Author

MICHAEL BARBER

Making time for teachers to learn can lead to increased opportunities for kids

My older son is a second-grade student at our neighborhood elementary school in Chicago. Next year, his younger brother will turn old enough to follow him through the doors of the same old, worn-out looking, brick building. I’m actually happy about this. I’ve come to realize there are aspects to schools that are superficial, such as the color of the paint on the walls or having the newest model of machines in the computer lab. There are other things that really matter.

Focusing on what matters

A central commitment to equity and helping all kids learn are among the things that make a school a good place to be. Related to this, I would include ongoing efforts to nurture and repair — when necessary — a welcoming and inclusive environment where teachers, administrators, students and families cultivate trust in one another. Of course, any school that aspires to maintain the public’s confidence and be worthy of our trust will need lots of good books, space for children to play, and teachers who have both real credentials and caring ways of relating to kids. Perhaps most of all, I would include time to think, to create and to share. Our neighborhood public school doesn’t look new or fancy (because it’s neither of these), but this doesn’t prevent its leadership team and teachers from focusing on what really matters. Students need time to learn and their teachers do too.

Working together to get better

At our school, the teachers have been meeting with some frequency in inquiry groups, with each comprised of just a few staff. They are using time—a precious resource in schools—to learn together how to get better. Every month for 90 minutes, each inquiry group meets to continue its exploration of the same area of teaching and learning. One group is inquiring about project-based instruction, another group about supporting the development of students’ social and emotional competencies, and yet another about integrating the fine and performing arts across the curriculum. These are just three of the ten inquiry groups underway. During these exploration meetings, school leaders and teachers with particular expertise share their experience, knowledge, and skill with their colleagues to explore important questions and help coordinate and improve instruction across the school. This kind of collaborative effort is not the norm in most schools, not because most schools could not do it or that most teachers wouldn’t want to do it, but because we haven’t made schools places where it’s a priority for teachers to work and learn together. However, a growing body of evidence shows that in schools where teachers get together to collaborate, student achievement is higher and teacher retention is better.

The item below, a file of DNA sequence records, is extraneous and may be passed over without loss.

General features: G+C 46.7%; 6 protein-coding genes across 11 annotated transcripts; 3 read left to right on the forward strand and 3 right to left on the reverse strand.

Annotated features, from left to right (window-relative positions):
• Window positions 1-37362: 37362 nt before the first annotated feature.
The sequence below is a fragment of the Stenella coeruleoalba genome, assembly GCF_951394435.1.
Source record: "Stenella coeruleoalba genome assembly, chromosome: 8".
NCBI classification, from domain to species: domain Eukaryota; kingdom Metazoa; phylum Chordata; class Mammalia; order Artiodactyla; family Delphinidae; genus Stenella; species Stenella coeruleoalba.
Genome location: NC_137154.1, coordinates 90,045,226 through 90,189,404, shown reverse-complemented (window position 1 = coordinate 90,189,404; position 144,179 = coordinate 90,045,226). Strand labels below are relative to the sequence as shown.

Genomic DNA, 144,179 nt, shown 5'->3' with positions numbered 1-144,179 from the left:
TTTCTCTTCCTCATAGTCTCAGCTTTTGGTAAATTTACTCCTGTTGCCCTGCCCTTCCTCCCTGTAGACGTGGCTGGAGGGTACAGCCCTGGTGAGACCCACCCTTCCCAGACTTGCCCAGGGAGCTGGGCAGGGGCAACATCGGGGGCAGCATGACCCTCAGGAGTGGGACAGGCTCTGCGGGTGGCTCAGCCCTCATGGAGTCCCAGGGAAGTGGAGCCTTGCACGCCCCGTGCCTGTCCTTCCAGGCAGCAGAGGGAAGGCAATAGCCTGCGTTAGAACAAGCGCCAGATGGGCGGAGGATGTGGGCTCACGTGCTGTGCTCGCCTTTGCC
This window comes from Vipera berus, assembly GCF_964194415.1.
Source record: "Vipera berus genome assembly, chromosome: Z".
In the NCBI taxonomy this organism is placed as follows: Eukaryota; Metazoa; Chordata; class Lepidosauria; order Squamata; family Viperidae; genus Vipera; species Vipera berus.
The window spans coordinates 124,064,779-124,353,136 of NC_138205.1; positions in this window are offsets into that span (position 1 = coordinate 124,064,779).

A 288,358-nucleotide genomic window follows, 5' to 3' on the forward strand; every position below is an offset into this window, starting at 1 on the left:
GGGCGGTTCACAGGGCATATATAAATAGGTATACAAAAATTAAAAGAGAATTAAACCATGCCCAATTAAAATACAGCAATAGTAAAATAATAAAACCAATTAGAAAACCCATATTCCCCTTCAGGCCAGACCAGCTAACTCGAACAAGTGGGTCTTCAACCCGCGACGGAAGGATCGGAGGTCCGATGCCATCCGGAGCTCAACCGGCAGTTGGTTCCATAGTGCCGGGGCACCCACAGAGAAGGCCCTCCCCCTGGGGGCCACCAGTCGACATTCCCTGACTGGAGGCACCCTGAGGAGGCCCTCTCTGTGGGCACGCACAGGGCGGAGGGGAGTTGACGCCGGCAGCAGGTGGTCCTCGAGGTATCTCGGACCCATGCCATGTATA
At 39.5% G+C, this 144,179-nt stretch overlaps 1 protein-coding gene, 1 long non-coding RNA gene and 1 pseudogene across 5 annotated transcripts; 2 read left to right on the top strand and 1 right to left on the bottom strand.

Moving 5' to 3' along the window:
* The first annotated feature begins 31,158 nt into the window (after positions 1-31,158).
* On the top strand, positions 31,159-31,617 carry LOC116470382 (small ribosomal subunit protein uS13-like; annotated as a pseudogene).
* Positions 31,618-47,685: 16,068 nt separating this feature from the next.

Creative time-making

It isn’t always easy for the teachers at my son’s school to get together in their inquiry groups or to collaborate for other purposes. In a creative and successful attempt to make time last spring, the school administration and parents partnered to chaperone different grade-level groups of students on field trips over the course of several days. They were able to provide not only a novel learning experience for students, but also time for teachers to get together to co-design and align meaningful performance assessments with curriculum units. Professionals need time together, to do work together.

Making time regular and frequent

Considering parents can’t always be available to volunteer for entire school days and kids likely won’t be taking field trips with a lot of frequency, schools need to find regular and realistic ways for teachers to find time to collaborate. While the challenges facing schools are embedded in social and economic contexts that can make for great difficulties, schools should nonetheless be places where teachers can organize effectively to solve certain problems together that they can’t solve separately. Like other complex organizations, schools aren’t going to make much progress on the tough challenges they can address if teachers aren’t engaging in joint problem-solving work together. Like other professionals, teachers aren’t going to improve much if they are always working in isolation. Teachers need to talk with other adults about their students, their instruction, and both their needs and ideas for improvement. If we make time for teachers to work in the company of knowledgeable colleagues, they can develop their tools to enact ambitious instruction on a range of topics across subject areas. If teachers have genuine and ongoing learning opportunities, they can improve opportunities for student learning. To do this, they need time. I hope we can find ways for all schools to make more time for teachers to learn together. Without that time, I don’t see how we can make schools places where all our kids will learn from teachers who are continuing to get better at the things that really matter.

Michael Barber is a parent of a student at Ravenswood Elementary School in Chicago and an associate program officer at the Spencer Foundation.